Day at the Office: SSIS, DiffGrams, XML, Dimension Loading using Dapper

Part of my project is to pull configuration data from a web service provided by my client and save it locally for our app to use.  The client wrote a very simple .ASMX, which returns a DataSet. 

imageMy first thought was to use SSIS to extract the data from the web service, and then do a dimension load into my local tables.   But I hit a problem:  When the SSIS control task saved the DataSet, it saved it as a diffgram

The result of this is that when using the SSIS Data Flow task for “pull me some data from an XML File”, while it does get the schema correct, it gets 0 rows, every time.

There is a workaround to use XSLT to transform this XML so that it works correctly:  Examples here and here;  but I discovered this a bit late in the game.  I ended up writing my own code to retrieve the data from the web service, and do a simple dimension load (insert, update, delete) against my local table.  The code that calls it looks like this:


And the generic part of the code is this:


This code is using Dapper to take care of the parameter-to-SQL bits.   It took about an hour or two to get the first one working just right.. and then another 1.5 hours for the remaining 6 dimension tables.

Its still not as fast as doing the work directly in SSIS, however, with SSIS I then have connection string management and other such fussy things to deal with, which could have taken just as long.

One nice fun thing I was able to do is take the saved XML from the web service (thank you SSIS), pull it local, embed it as a resource, and write a Stub version of the web service. 




Good Times.

Having Fun with SSIS

My new project involves getting data from 500+ remote sites into a target database; in parallel, quickly.  Thanks to some proof of concept work done by my coworker Mike “The Devastator” Hurd (I made up the nickname), I got to learn SSIS, and I’m cursing that I had not picked it up earlier. 

What Is SSIS?

  • Imagine you wanted to write a generic program to get data from point A to point B, but modify it along the way.
  • You wanted pluggable components that could talk to each other.
  • You wanted anything that could be done in parallel to be done in parallel.  Ie, read from two tables at the same time if you have bandwidth.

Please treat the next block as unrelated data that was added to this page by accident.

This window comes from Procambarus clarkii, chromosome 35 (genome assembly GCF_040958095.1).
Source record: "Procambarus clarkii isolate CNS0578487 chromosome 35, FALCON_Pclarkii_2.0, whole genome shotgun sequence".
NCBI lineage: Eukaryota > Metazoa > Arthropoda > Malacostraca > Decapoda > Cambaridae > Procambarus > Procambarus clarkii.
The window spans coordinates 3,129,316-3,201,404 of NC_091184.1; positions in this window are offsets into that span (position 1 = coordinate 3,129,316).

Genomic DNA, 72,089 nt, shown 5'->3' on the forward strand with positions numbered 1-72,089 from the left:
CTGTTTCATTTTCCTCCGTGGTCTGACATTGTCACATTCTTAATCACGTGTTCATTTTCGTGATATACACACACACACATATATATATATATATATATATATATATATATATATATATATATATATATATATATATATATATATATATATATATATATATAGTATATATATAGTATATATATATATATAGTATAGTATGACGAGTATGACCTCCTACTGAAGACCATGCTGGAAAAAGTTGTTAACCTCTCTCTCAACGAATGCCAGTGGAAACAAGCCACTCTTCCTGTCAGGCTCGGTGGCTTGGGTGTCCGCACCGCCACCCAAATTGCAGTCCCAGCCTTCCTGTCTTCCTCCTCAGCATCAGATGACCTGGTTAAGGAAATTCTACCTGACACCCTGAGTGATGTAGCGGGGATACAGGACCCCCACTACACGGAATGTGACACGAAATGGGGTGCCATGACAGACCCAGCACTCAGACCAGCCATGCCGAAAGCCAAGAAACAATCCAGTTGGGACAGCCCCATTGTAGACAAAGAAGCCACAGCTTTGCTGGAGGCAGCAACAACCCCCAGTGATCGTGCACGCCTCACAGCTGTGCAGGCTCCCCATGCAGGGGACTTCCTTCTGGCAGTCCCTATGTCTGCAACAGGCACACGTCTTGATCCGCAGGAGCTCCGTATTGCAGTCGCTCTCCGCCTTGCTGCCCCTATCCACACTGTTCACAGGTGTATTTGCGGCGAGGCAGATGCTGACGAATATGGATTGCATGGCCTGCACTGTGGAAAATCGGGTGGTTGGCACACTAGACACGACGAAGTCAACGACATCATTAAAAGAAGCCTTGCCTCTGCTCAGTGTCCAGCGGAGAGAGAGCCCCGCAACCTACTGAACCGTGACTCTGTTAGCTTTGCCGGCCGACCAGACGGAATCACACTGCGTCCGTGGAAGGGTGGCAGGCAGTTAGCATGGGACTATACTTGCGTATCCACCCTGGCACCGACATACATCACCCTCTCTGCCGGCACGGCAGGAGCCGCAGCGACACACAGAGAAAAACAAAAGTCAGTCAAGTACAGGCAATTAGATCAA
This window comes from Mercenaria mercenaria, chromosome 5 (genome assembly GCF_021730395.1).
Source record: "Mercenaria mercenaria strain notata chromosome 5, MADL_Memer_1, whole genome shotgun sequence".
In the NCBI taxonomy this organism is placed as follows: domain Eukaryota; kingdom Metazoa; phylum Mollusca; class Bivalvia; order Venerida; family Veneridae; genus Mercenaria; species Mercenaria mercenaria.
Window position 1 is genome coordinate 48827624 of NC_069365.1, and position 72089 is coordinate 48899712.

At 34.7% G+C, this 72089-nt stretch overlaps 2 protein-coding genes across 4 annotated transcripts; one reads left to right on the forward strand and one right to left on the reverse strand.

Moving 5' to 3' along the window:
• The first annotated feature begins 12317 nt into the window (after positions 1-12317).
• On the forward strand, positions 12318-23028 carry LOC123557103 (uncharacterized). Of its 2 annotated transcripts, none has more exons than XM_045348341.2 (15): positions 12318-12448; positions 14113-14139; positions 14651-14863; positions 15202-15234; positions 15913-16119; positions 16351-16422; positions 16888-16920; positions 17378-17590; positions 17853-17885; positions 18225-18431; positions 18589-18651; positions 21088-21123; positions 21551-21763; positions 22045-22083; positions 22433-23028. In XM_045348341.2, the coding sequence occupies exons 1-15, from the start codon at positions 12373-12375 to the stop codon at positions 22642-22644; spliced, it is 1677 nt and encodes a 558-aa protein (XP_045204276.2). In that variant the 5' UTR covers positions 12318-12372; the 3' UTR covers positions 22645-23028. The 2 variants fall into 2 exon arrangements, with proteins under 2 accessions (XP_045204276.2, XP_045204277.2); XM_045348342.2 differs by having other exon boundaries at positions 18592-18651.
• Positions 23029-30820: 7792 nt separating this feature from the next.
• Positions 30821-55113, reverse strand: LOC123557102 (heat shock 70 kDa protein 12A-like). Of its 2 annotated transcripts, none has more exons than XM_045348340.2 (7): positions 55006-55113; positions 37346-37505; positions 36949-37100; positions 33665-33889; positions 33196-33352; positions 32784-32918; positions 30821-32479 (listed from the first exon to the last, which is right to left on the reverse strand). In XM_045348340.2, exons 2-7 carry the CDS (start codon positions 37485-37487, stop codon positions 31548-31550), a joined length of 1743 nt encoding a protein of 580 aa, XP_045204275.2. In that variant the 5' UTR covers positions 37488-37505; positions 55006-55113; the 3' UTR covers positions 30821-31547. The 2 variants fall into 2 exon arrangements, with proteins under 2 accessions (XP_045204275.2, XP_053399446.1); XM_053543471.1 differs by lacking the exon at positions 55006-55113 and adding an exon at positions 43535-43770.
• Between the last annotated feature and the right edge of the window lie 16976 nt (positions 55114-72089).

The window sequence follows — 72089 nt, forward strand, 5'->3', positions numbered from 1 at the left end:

• You want it to work buffered rather than row by row.  But dynamically figure out buffer sizes so that they fit well to the page size on the computer (to minimize swapping)
  • You want a GUI that you can configure these components with.
  • You want every component to have a configurable “if things fail” state, to redirect failed rows to other components, etc.
  • You want it to be solid – no leaking memory, etc
  • You want to parameterize the stuff getting into the components
  • You want it to be runnable from a command line, with ability to override parameters and connection strings.
  • You want the whole configuration to be saveable as an XML file, or hosted in a SQL Server
  • You want to be able to schedule it to run from SQLAGent (SQL Server’s “Cron” thing)
  • You want to be able to run it directly from C# via managed code.

Then you would write SSIS.

What Does It Look Like?





Initial Gotchas

SSIS requires some level of licensing, so this does NOT work:

  • Install SQLEXPRESS
  • install Visual Studio 2012 Premium
  • Install SSIS add-on
  • Install SSDT (“database tooling for VS2012”)

It successfully loads, and you can debug packages within Visual Studio, but you cannot run them outside via dtexec and dtexecui (the command line thingies for SSIS).  Instead, you need to add:

  • Install SQL Server Developer Edition (which includes SSIS)  (or standard edition)
    • Select Integration Services & Data Tools
    • Do NOT have to install the engine.
    • Might have to install an updated SSDT to get VS2012 support

Then everything runs fine.

The other thing I quickly learned is it is very Schema-dependent.  The reason for this is it allocates row counts into buffer sizes based on the size of the rows – so a Varchar(MAX) field is very different from a Varchar(250) field – and the schema will fail to validate if the underlying data source it is reading from does not match perfectly.

The solution I had to apply was to do a select cast(x as varchar(250)) as x to extract the data to guarantee the schema coming in to SSIS.  


Very glad to have this tool in my arsenal.   Thanks Mike!